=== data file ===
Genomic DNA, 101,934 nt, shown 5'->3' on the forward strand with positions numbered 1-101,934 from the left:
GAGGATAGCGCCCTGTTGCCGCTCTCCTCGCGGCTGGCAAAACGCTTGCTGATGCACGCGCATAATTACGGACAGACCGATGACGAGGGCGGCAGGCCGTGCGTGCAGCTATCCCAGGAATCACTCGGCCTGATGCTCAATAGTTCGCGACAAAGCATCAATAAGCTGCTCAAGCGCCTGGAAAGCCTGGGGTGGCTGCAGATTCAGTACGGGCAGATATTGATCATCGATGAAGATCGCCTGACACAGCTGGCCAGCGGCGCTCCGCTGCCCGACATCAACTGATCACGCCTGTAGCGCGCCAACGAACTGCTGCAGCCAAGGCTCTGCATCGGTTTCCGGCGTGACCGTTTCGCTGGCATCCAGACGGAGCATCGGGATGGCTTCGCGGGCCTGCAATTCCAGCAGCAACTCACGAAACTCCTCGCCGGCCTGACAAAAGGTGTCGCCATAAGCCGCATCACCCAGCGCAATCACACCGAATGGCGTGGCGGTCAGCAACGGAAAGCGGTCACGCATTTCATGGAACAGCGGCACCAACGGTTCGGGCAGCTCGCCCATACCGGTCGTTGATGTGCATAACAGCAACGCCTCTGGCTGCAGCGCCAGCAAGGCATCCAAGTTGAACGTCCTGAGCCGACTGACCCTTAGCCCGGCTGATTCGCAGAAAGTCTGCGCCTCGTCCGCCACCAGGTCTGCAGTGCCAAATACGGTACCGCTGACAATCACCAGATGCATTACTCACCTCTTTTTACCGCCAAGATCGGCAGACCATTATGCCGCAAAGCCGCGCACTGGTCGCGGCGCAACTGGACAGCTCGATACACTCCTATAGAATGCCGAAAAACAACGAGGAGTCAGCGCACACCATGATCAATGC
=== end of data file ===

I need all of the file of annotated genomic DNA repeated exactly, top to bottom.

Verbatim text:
Genomic DNA, 101,934 nt, shown 5'->3' on the forward strand with positions numbered 1-101,934 from the left:
GAGGATAGCGCCCTGTTGCCGCTCTCCTCGCGGCTGGCAAAACGCTTGCTGATGCACGCGCATAATTACGGACAGACCGATGACGAGGGCGGCAGGCCGTGCGTGCAGCTATCCCAGGAATCACTCGGCCTGATGCTCAATAGTTCGCGACAAAGCATCAATAAGCTGCTCAAGCGCCTGGAAAGCCTGGGGTGGCTGCAGATTCAGTACGGGCAGATATTGATCATCGATGAAGATCGCCTGACACAGCTGGCCAGCGGCGCTCCGCTGCCCGACATCAACTGATCACGCCTGTAGCGCGCCAACGAACTGCTGCAGCCAAGGCTCTGCATCGGTTTCCGGCGTGACCGTTTCGCTGGCATCCAGACGGAGCATCGGGATGGCTTCGCGGGCCTGCAATTCCAGCAGCAACTCACGAAACTCCTCGCCGGCCTGACAAAAGGTGTCGCCATAAGCCGCATCACCCAGCGCAATCACACCGAATGGCGTGGCGGTCAGCAACGGAAAGCGGTCACGCATTTCATGGAACAGCGGCACCAACGGTTCGGGCAGCTCGCCCATACCGGTCGTTGATGTGCATAACAGCAACGCCTCTGGCTGCAGCGCCAGCAAGGCATCCAAGTTGAACGTCCTGAGCCGACTGACCCTTAGCCCGGCTGATTCGCAGAAAGTCTGCGCCTCGTCCGCCACCAGGTCTGCAGTGCCAAATACGGTACCGCTGACAATCACCAGATGCATTACTCACCTCTTTTTACCGCCAAGATCGGCAGACCATTATGCCGCAAAGCCGCGCACTGGTCGCGGCGCAACTGGACAGCTCGATACACTCCTATAGAATGCCGAAAAACAACGAGGAGTCAGCGCACACCATGATCAATGC